Every function in JavaScript has the prototype property which enables you to enhance the functionality of the current Object definition (the Class definition) either through adding properties or through methods. This stands true for both custom Objects as well as JavaScript defined Objects like Strings, Arrays.
Using prototypes to add functionality also has one more advantage and is performance optimized. Whatever methods or properties are defined using prototypes, they belong at the class level which means that all the instance of the Object (or rather the Class, in JavaScript there is no concept of Class, we say it Objects) will share the same copy of the method or property, rather than having their own individual copies.

In this post I am going to enhance the String Object which is already defined in JavaScript and has a lot of useful methods already available such as the split(), indexOf(), replace() etc and properties like length etc.

Now let’s add our new method to the String Object just to enhance its functionality. Let’s add a method that will remove the empty spaces between the words of a string value. For eg.

input value = The weather is very nice
output value = Theweatherisverynice

Defining our custom method
As you guessed it right we will be using the prototype property. Let’s try this thing out,

I have named our custom method as – removeEmptySpaces()

if(typeof(String.prototype.removeEmptySpaces) !== 'function'){ //you expect it to be a function if it is already there
    String.prototype.removeEmptySpaces = function(){                    
        return this.replace(/\s+/g,'');                   
    }
}

As you can see above, first we check if the removeEmptySpaces() method is already defined. If not (which is true in this case since we are adding out custom method. But the check is good to have if you do not want to overwrite a predefined method) then we define it inside the if block. So using the prototype property we add the custom method and from now on it is available to all the instances of the String Object. Inside the method definition we have a String.replace() method implemented. This will remove every occurrence of space between the words and will join them. I am using a regular expression inside the replace() method to match the spaces between the words. Once the match is found, it will be removed. You can also see the use of this keyword. This will represent the current instance that is calling our custom method – removeEmptySpaces().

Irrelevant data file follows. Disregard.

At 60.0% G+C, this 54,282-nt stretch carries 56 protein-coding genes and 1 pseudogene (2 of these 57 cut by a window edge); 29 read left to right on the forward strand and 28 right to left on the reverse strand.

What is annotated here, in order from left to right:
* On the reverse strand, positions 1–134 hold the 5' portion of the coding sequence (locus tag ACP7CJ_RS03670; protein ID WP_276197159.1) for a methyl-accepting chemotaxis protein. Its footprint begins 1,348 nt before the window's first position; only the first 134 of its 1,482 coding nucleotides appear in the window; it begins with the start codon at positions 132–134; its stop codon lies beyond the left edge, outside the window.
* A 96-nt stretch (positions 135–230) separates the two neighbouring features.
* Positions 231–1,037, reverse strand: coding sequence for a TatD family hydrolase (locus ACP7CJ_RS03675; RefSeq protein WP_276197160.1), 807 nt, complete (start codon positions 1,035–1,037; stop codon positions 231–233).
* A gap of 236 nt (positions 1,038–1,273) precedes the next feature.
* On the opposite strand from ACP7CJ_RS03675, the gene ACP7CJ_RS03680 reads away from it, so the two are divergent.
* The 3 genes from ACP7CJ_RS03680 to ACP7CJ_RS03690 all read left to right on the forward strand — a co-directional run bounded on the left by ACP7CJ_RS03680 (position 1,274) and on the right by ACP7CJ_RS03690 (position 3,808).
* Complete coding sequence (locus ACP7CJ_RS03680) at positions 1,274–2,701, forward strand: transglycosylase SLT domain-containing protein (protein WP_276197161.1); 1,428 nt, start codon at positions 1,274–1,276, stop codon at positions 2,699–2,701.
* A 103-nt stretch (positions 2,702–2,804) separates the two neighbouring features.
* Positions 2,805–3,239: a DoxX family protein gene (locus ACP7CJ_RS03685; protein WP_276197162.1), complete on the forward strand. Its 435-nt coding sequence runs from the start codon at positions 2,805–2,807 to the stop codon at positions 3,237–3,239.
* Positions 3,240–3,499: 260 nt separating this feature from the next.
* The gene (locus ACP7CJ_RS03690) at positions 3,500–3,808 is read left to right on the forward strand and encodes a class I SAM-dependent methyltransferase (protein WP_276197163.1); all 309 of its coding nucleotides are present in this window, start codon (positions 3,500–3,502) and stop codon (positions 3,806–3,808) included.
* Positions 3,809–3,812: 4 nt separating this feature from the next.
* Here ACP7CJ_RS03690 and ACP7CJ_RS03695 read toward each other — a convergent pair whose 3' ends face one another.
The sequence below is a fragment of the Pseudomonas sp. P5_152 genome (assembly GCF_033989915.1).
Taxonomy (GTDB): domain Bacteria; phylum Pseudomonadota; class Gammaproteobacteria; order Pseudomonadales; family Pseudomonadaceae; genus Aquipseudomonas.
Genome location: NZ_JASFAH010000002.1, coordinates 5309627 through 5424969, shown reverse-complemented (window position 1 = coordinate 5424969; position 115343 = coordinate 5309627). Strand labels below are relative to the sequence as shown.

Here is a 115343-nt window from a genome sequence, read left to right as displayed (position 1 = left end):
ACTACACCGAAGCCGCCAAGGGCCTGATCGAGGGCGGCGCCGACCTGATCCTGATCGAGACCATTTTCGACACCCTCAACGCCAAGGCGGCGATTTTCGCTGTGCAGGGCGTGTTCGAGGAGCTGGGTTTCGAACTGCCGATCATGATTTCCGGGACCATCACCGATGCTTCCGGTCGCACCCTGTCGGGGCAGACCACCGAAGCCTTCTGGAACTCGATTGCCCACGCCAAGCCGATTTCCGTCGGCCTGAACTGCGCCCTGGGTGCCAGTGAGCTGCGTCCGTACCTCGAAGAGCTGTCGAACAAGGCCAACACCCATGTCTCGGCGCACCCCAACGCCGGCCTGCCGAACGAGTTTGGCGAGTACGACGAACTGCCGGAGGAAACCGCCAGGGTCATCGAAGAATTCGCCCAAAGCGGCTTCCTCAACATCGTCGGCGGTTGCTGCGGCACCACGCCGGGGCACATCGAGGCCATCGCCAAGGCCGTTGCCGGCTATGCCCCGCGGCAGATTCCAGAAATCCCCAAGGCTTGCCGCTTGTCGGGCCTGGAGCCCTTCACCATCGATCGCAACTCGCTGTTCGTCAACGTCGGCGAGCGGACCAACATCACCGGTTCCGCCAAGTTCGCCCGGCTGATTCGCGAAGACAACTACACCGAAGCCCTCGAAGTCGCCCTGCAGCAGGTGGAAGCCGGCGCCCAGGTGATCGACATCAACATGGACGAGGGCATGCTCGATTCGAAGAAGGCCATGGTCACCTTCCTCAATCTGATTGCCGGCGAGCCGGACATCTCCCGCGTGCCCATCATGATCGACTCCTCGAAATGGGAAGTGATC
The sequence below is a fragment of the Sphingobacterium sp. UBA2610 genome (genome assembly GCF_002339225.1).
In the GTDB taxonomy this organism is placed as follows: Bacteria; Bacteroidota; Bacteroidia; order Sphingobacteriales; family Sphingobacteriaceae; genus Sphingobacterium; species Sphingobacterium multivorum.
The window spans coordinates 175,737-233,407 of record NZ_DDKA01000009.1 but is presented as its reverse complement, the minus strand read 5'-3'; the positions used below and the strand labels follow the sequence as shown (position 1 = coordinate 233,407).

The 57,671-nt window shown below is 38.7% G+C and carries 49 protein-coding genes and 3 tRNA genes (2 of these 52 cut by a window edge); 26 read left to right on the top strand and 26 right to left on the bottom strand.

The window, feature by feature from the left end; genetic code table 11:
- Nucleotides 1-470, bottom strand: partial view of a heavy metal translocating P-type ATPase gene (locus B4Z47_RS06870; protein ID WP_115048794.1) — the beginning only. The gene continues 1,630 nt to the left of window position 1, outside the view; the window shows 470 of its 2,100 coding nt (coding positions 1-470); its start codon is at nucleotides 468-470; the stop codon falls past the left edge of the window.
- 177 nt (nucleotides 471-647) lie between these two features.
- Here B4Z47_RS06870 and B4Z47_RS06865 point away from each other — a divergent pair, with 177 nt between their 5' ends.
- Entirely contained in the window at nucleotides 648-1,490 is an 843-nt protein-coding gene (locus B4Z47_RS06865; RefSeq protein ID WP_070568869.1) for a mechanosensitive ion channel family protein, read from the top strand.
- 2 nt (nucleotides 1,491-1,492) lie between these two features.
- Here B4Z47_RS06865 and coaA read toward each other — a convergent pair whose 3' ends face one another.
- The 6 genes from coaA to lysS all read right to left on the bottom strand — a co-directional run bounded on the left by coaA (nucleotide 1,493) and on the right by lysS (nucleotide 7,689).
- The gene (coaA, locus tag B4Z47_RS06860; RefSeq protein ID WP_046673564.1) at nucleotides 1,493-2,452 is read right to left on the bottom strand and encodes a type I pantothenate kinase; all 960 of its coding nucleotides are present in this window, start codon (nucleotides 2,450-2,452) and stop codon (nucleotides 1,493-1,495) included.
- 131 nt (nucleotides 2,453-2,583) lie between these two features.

You can learn more about the replace() method from w3schools.com

Putting it to test
Now let’s use our new method and see if it is actually doing the stuff that we wanted.

 var testStr = new String("The weather is very nice");   //create a new instance
 var newStr = testStr.removeEmptySpaces(); //call our custom method
 alert("New string after removing empty spaces is : " + newStr);

First we create a String Object instance – testStr and pass it a value. Then we call our custom method and store the returned value in newStr. Now if you alert the new value you can see that the empty spaces between the words have been removed. Here we have seen using our customized method with a String instance. What about String literals or constants? Well, we can use for them as well. Here is an example,

  var strConstant = "I am a String constant"; //defining our string literal
  var newStrConstant = strConstant.removeEmptySpaces(); 
  alert(newStrConstant); //alerts "IamaStringconstant"

So, we have seen how using prototypes we can add new functionality to our Objects. This was a simple example that I presented. You can customize any Objects as per your need.